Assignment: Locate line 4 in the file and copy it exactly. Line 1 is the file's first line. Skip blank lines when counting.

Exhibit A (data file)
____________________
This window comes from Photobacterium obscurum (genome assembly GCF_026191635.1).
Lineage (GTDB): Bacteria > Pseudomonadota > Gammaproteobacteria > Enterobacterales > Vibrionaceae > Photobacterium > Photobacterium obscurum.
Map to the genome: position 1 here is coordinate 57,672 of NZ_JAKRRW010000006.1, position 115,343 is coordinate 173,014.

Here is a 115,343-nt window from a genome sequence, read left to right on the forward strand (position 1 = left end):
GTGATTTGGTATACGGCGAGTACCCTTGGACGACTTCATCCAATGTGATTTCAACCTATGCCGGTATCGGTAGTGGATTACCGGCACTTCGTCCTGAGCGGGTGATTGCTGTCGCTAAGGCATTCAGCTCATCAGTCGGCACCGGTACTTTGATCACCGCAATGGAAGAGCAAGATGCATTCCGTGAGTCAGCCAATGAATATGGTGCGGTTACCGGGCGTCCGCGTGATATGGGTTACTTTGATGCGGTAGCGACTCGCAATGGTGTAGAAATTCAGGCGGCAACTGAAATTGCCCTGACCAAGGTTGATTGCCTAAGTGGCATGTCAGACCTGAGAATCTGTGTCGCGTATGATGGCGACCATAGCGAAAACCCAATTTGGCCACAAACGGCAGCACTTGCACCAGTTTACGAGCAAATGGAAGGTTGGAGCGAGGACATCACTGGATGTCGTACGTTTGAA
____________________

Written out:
Here is a 115,343-nt window from a genome sequence, read left to right on the forward strand (position 1 = left end):